The findings of the survey with a proposal to strengthen CCAs in campuses were shared with Irfan Ali, the then-higher education secretary, who later extended maximum support to the idea. However, operationalised through the bureaucratic machine, the very idea became another impracticable directive.
I have analysed dysfunctionality of the Higher Education Department (HEDP) in detail. Two main factors, over-centralisation and lack of community participation, kill initiative and spontaneity – the spirit of CCAs activities. Unless teachers and students are motivated and the department functions as a facilitator, a culture of such activities cannot be fostered in the campuses.
CCAs can only be brought back to our campuses, through collective efforts. Nevertheless, the question remains, how this should be achieved?
Based on my personal experiences and shared observations, I offer a few proposals grounded in a simple principle: Identify the creative core and help it to grow. In every institution, there are (at least) a few people who are eager to contribute to their institution. However, they also become part of a dull campus routine or switch over to personal pursuits. Some steps can be taken to unleash this very creative core.
Identifying creative core: Identify at least one creative and motivated person in the academic institution and make him or her responsible for organising co-curricular activities.
Criterion for focal persons: The focal person should have a genuine interest in co-curricular activities while he or she must be conversant with the Information Communication Technologies (ICTs).
Establishing societies: Through motivated persons, societies of students should be established in campuses. Such societies should be encouraged or facilitated to have their own constitutions after getting them approved by their campus councils.
Guiding principle of activities: Focus on developing reading, writing, speaking and thinking skills amongst students. Teachers’ roles should be as facilitators for arranging student-centered activities.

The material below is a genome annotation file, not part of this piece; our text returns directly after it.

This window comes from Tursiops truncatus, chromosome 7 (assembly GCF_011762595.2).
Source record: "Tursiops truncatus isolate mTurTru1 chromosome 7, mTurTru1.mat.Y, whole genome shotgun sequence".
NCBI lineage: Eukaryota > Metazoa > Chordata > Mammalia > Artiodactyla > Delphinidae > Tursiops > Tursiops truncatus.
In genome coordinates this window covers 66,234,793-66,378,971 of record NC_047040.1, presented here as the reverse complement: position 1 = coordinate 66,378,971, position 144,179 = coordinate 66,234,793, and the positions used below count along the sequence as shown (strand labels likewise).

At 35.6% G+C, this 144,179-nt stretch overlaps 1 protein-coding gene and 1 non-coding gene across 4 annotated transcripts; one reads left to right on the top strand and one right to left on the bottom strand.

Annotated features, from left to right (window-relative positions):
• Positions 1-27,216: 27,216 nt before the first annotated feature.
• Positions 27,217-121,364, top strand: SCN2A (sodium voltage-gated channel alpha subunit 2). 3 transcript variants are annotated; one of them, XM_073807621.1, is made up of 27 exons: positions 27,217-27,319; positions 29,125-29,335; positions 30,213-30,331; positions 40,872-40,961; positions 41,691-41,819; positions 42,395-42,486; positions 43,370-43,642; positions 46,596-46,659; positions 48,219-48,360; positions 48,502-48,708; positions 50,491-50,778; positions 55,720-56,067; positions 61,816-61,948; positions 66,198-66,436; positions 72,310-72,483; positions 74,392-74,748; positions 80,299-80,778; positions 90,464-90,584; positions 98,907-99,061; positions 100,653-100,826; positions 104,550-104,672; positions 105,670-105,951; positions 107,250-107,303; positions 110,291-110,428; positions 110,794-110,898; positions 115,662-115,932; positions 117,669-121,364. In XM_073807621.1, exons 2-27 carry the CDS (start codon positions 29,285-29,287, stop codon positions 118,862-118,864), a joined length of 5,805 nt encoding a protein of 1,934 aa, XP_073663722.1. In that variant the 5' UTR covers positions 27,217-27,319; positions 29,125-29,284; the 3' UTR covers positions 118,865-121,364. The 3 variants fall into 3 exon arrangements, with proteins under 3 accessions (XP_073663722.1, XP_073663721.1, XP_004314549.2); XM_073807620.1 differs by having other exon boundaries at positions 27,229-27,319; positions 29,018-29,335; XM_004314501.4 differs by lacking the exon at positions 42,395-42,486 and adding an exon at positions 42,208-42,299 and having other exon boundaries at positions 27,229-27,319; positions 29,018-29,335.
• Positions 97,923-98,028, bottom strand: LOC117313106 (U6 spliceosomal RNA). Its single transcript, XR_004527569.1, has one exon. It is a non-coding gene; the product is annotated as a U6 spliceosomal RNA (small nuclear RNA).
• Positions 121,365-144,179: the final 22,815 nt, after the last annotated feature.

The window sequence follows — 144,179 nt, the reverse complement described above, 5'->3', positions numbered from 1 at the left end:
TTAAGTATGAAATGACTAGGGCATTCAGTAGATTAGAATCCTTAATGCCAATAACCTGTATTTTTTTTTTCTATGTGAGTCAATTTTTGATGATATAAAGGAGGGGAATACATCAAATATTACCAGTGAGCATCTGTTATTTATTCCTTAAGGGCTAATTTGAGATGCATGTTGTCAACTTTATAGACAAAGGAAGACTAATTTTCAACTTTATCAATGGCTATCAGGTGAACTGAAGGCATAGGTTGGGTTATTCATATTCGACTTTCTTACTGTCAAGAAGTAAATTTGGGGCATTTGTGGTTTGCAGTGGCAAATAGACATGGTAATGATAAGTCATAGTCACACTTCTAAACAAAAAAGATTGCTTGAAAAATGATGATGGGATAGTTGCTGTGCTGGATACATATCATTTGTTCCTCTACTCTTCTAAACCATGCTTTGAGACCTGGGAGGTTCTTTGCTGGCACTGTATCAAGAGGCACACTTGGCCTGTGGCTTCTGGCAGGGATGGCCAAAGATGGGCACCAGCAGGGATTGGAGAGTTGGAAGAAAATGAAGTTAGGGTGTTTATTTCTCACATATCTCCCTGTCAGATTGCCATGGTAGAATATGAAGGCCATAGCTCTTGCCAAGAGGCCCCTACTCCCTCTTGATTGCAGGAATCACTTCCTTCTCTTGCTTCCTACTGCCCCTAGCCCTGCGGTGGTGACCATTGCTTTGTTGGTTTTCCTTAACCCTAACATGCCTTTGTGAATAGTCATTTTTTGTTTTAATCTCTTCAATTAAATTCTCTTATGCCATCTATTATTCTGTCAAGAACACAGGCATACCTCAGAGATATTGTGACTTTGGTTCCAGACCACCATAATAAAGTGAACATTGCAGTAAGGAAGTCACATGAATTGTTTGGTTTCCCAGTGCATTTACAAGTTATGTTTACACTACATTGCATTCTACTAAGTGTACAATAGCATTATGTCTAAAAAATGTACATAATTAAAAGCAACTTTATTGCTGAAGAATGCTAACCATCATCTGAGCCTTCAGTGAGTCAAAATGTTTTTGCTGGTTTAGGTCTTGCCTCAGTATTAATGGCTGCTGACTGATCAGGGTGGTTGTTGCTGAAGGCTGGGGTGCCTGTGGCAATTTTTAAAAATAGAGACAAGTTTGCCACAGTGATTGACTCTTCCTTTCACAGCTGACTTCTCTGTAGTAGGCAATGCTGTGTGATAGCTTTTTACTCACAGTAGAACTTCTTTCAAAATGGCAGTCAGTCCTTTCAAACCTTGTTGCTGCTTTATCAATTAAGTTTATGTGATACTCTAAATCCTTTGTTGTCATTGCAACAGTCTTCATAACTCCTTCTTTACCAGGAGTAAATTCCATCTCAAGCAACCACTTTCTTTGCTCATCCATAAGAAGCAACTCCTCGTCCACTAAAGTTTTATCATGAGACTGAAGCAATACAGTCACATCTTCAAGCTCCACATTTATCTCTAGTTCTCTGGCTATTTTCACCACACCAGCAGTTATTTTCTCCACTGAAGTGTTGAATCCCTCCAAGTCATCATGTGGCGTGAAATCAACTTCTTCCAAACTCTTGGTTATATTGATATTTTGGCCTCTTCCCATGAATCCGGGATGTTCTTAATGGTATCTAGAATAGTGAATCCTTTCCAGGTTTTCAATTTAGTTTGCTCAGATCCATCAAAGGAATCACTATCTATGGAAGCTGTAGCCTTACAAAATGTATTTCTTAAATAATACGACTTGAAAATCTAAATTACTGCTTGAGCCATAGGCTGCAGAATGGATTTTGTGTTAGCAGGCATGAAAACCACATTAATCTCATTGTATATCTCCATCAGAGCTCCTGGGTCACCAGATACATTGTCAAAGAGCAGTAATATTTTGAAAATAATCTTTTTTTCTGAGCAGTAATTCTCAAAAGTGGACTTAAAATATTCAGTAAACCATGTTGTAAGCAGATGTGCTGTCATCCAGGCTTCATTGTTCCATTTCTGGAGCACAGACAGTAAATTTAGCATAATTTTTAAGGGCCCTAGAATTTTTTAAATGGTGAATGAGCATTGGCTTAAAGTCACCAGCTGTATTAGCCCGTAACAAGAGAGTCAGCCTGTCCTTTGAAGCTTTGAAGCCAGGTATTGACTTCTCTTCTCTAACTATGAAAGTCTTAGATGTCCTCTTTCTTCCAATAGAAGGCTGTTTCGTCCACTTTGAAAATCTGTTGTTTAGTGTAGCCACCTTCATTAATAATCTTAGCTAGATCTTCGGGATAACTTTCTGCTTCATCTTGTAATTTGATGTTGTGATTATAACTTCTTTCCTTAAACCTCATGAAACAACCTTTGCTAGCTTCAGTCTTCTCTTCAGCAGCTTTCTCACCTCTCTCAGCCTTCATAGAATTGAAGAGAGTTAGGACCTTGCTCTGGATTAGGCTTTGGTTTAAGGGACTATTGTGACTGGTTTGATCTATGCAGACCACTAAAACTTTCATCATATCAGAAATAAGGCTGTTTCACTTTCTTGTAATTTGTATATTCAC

PERs and co-curricular activities: The department should recognise contribution towards co-curricular activities as ‘workload’ and it should be made part of annual evaluation reports to incentivise such activities.
Restoring tutorial periods: Weekly one-hour tutorial period must be re-introduced in every college. The societies should make arrangements to utilise this time for various activities.
Career counselling: Through networks of the creative core, capacity-building opportunities for learning and exposure should be explored and made available for students.
Inter-institutional connectivity: The Internet can be used to connect all such local societies over a virtual space. A connected web-platform should allow inter-connectivity and interaction of students. The societies of different colleges should be encouraged to upload their activities on this platform.
Official support: Guidance can help to overcome resistance or inertia caused by the lethargic, unproductive masses. However, the role of HEDP should be to encourage and facilitate instead of micromanaging.
Such proposals are open for debate and refinement. Nonetheless, there is a little talk amongst educationists over the usefulness of CCAs. It is unfortunate that CCAs are not being taken seriously in most of our academic institutions in Pakistan. A vast majority of them have no facilities for such activities when they have a huge responsibility on their shoulders to help students develop their characters and personalities.
Shahid Anwar is a social and political analyst based in Islamabad.